China Coast Guard Law May Raise Risk of Clash in Disputed Seas
China is considering legislation that would clarify its coast guard powers to fire on foreign vessels in some circumstances, a move that could fuel the risk of military miscalculation in disputed waters in the region.
The coast guard would be allowed to use “all necessary means” -- including weapons -- to stop or prevent threats from foreign vessels, according to a bill released by the National People’s Congress, China’s parliament. Coast guard personnel would be permitted to board and inspect foreign ships operating in China’s “jurisdictional waters” -- some of which are also claimed by other countries.
China’s top legislative body -- the NPC Standing Committee -- began reviewing the draft last month, and was expected to go through further reviews in the coming months. The proposal includes some existing regulations from various departments, including internal documents not made previously known to the public.
The measure aims to strengthen China’s capability to safeguard its maritime rights as the country “faces a stern and complex situation,” according to an explanatory note that accompanied the draft.
The move could raise the risk of a miscalculation -- or even conflict -- in the South China Sea, where U.S. “freedom of navigation” transits have raised tensions between the world’s two biggest economies and several other Asian countries have territorial claims that overlap with China’s. It could also prompt other nations to bolster their military presence in the waters, including the U.S., with National Security Adviser Robert O’Brien saying last month that the U.S. Coast Guard was looking to expand its presence in the Pacific.
“This will be the first time that the coast guard is given power, explicitly by law, to use weapons in disputed waters,” said Zhang Mingliang, associate professor at School of International Studies at Guangzhou-based Jinan University. “This will definitely complicate an already tense situation in the South China Sea. It is likely it will face pushback from neighboring countries, as well as the U.S.”
Concerns have also grown in recent months over the potential for conflict across the Taiwan Strait, as China’s air force piles near-daily pressure on Taipei. Nearby, Beijing has tussled with Japan over century-old claims to uninhabited islands in the East China Sea -- called the Senkakus in Japan and the Diaoyus in China.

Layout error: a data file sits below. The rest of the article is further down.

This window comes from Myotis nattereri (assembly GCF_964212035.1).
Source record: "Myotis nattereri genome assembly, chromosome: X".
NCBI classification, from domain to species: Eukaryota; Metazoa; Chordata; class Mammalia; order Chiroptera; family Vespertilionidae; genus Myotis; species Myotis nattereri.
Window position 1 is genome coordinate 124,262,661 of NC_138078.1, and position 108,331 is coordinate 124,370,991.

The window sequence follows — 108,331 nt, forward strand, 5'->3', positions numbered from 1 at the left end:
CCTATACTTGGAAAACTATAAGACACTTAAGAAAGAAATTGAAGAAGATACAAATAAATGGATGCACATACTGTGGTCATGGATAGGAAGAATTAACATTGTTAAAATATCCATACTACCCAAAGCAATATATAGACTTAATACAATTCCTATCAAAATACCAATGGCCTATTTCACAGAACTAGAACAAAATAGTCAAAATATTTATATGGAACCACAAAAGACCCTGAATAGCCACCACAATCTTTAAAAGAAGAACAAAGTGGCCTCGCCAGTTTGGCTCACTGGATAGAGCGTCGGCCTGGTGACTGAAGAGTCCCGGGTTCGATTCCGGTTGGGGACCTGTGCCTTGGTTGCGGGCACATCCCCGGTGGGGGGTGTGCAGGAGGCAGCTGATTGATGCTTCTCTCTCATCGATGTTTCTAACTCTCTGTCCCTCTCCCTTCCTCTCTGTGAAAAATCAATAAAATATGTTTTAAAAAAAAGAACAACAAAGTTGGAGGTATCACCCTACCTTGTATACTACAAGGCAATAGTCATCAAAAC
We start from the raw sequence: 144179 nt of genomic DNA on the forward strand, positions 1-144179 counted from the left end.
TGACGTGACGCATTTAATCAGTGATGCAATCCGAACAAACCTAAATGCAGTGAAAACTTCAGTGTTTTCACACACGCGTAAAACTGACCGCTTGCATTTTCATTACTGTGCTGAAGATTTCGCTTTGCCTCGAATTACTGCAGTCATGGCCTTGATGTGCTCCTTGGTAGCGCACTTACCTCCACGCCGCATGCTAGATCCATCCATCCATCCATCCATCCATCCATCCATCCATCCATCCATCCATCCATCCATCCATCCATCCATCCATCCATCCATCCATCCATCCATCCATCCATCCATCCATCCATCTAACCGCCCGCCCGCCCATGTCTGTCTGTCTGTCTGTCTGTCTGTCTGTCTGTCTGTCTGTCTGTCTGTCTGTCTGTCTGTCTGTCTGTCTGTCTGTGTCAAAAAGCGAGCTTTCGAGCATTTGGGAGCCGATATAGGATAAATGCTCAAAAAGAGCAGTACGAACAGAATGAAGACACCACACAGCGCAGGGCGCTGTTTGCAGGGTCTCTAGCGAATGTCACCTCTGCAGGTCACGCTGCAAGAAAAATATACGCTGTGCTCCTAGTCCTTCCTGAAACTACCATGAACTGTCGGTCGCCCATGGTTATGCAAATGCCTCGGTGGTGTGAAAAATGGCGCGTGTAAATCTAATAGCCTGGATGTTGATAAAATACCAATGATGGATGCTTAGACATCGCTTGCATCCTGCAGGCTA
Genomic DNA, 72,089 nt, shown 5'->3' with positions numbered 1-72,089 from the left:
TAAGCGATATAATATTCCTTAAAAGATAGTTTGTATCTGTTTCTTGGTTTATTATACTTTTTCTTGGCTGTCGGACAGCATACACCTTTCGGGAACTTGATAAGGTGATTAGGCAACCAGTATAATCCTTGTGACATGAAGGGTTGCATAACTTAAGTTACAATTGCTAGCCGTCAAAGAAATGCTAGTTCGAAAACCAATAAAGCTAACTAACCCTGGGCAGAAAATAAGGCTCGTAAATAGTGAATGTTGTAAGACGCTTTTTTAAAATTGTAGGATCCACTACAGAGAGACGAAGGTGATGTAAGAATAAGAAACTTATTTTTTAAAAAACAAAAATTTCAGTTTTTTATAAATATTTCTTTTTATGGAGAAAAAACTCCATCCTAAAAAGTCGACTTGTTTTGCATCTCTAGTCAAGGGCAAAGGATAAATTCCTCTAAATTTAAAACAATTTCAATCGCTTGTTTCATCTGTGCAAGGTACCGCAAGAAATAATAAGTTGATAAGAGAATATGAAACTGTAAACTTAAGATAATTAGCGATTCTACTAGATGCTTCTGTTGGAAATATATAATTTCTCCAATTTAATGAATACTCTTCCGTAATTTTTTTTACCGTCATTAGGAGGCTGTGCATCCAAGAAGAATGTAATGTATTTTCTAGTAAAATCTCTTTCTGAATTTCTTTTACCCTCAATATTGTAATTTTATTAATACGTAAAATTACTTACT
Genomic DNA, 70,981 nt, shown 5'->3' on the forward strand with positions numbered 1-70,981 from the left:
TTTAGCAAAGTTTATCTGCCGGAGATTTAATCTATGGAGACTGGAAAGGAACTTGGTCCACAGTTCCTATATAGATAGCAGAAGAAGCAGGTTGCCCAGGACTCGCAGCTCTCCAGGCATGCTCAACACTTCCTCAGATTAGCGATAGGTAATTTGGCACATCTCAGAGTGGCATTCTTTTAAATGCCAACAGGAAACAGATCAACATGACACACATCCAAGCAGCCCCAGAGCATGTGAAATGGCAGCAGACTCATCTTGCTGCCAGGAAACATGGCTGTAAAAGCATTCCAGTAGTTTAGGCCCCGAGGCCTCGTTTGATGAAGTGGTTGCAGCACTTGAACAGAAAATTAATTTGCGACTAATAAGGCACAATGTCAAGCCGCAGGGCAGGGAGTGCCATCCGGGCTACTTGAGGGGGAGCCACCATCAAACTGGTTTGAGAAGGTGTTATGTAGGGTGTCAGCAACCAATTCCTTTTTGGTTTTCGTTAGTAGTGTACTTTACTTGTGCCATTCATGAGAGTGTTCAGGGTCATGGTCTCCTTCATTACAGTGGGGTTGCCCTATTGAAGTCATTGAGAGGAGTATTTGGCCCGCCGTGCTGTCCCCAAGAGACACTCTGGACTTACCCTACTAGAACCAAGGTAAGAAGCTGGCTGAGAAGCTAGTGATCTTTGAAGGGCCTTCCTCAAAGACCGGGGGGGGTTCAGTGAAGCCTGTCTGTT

The draft law is the latest step to give the Chinese coast guard more power. The fleet became part of the People’s Armed Police in 2018, solidifying a dual role as both an armed force and a civilian regulator with oversight of areas including fisheries and environmental protection.
The coast guard has in the past focused on cracking down on smuggling and illegal fishing, and would seldom operate in disputed areas, Zhang said. But the fleet has increased its presence in disputed waters recently, including a stand-off with Vietnam in the South China Sea’s Vanguard Bank last year.
“It is fair to call the law part of the steady militarization of China’s coast guard,” said Isaac Kardon, an assistant professor at the China Maritime Studies Institute of the U.S. Naval War College.
“Beijing now has a clearer justification and set of authorities to implement policies through assertive use of the CCG,” he said. “That may well create more friction if, as seems likely, the CCG becomes steadily more aggressive about enforcing China’s domestic law.”
The Communist Party-backed Global Times cited Tian Shichen, a vice director with think tank Grandview Institution, as saying that coast guards in the U.S., Japan and others carry out law enforcement in seas and airspace under their jurisdiction, including using lethal force in certain situations.
“There is a need for clear legal authorization of who the law enforcer is, what weapons need to be used, and procedures for law enforcement,” Tian told the publication. “The Coast Guard Law is intended to address this issue.”
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